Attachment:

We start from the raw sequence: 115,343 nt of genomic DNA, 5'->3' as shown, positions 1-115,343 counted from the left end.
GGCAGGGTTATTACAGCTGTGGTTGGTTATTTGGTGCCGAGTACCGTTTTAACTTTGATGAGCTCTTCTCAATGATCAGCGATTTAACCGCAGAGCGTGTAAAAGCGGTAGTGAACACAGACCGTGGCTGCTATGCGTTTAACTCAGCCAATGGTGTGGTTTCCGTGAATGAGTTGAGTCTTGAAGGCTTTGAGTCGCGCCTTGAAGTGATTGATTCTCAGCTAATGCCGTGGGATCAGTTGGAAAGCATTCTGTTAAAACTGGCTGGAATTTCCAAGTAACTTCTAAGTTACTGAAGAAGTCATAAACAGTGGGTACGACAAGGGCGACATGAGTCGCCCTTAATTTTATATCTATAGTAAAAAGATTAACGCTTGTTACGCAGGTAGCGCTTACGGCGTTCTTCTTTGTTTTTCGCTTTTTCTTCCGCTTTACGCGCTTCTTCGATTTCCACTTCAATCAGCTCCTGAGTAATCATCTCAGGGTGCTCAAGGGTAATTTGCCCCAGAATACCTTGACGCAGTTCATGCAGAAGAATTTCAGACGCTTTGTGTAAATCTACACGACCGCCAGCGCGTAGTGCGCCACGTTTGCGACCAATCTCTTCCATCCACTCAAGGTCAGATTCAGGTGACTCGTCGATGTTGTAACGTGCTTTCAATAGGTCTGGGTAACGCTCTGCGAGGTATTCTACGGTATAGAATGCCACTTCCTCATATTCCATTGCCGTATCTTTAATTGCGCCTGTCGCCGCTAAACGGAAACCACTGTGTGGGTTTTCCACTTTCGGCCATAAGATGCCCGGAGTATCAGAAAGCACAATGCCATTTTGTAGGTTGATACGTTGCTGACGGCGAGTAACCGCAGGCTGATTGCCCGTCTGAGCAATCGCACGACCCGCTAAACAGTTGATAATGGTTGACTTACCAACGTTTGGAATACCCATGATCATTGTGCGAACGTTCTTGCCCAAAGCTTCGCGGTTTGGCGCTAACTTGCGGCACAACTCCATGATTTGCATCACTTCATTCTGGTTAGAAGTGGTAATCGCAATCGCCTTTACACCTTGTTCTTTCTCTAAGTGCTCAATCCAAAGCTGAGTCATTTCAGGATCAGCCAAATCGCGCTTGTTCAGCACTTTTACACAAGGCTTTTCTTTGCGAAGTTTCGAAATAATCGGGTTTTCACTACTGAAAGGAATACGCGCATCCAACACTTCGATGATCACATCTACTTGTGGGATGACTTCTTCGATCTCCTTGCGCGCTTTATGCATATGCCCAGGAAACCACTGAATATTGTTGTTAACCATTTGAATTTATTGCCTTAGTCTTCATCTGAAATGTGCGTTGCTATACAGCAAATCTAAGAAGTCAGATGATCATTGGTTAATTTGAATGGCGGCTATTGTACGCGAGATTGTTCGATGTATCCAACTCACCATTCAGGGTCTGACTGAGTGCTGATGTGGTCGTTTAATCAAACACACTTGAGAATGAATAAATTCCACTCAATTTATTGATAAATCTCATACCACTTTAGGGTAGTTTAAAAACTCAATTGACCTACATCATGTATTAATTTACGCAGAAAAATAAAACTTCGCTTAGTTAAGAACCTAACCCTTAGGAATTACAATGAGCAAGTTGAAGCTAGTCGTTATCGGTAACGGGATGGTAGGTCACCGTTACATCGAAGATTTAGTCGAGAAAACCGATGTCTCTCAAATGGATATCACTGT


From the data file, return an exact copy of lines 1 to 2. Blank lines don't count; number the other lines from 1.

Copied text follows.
We start from the raw sequence: 115,343 nt of genomic DNA, 5'->3' as shown, positions 1-115,343 counted from the left end.
GGCAGGGTTATTACAGCTGTGGTTGGTTATTTGGTGCCGAGTACCGTTTTAACTTTGATGAGCTCTTCTCAATGATCAGCGATTTAACCGCAGAGCGTGTAAAAGCGGTAGTGAACACAGACCGTGGCTGCTATGCGTTTAACTCAGCCAATGGTGTGGTTTCCGTGAATGAGTTGAGTCTTGAAGGCTTTGAGTCGCGCCTTGAAGTGATTGATTCTCAGCTAATGCCGTGGGATCAGTTGGAAAGCATTCTGTTAAAACTGGCTGGAATTTCCAAGTAACTTCTAAGTTACTGAAGAAGTCATAAACAGTGGGTACGACAAGGGCGACATGAGTCGCCCTTAATTTTATATCTATAGTAAAAAGATTAACGCTTGTTACGCAGGTAGCGCTTACGGCGTTCTTCTTTGTTTTTCGCTTTTTCTTCCGCTTTACGCGCTTCTTCGATTTCCACTTCAATCAGCTCCTGAGTAATCATCTCAGGGTGCTCAAGGGTAATTTGCCCCAGAATACCTTGACGCAGTTCATGCAGAAGAATTTCAGACGCTTTGTGTAAATCTACACGACCGCCAGCGCGTAGTGCGCCACGTTTGCGACCAATCTCTTCCATCCACTCAAGGTCAGATTCAGGTGACTCGTCGATGTTGTAACGTGCTTTCAATAGGTCTGGGTAACGCTCTGCGAGGTATTCTACGGTATAGAATGCCACTTCCTCATATTCCATTGCCGTATCTTTAATTGCGCCTGTCGCCGCTAAACGGAAACCACTGTGTGGGTTTTCCACTTTCGGCCATAAGATGCCCGGAGTATCAGAAAGCACAATGCCATTTTGTAGGTTGATACGTTGCTGACGGCGAGTAACCGCAGGCTGATTGCCCGTCTGAGCAATCGCACGACCCGCTAAACAGTTGATAATGGTTGACTTACCAACGTTTGGAATACCCATGATCATTGTGCGAACGTTCTTGCCCAAAGCTTCGCGGTTTGGCGCTAACTTGCGGCACAACTCCATGATTTGCATCACTTCATTCTGGTTAGAAGTGGTAATCGCAATCGCCTTTACACCTTGTTCTTTCTCTAAGTGCTCAATCCAAAGCTGAGTCATTTCAGGATCAGCCAAATCGCGCTTGTTCAGCACTTTTACACAAGGCTTTTCTTTGCGAAGTTTCGAAATAATCGGGTTTTCACTACTGAAAGGAATACGCGCATCCAACACTTCGATGATCACATCTACTTGTGGGATGACTTCTTCGATCTCCTTGCGCGCTTTATGCATATGCCCAGGAAACCACTGAATATTGTTGTTAACCATTTGAATTTATTGCCTTAGTCTTCATCTGAAATGTGCGTTGCTATACAGCAAATCTAAGAAGTCAGATGATCATTGGTTAATTTGAATGGCGGCTATTGTACGCGAGATTGTTCGATGTATCCAACTCACCATTCAGGGTCTGACTGAGTGCTGATGTGGTCGTTTAATCAAACACACTTGAGAATGAATAAATTCCACTCAATTTATTGATAAATCTCATACCACTTTAGGGTAGTTTAAAAACTCAATTGACCTACATCATGTATTAATTTACGCAGAAAAATAAAACTTCGCTTAGTTAAGAACCTAACCCTTAGGAATTACAATGAGCAAGTTGAAGCTAGTCGTTATCGGTAACGGGATGGTAGGTCACCGTTACATCGAAGATTTAGTCGAGAAAACCGATGTCTCTCAAATGGATATCACTGT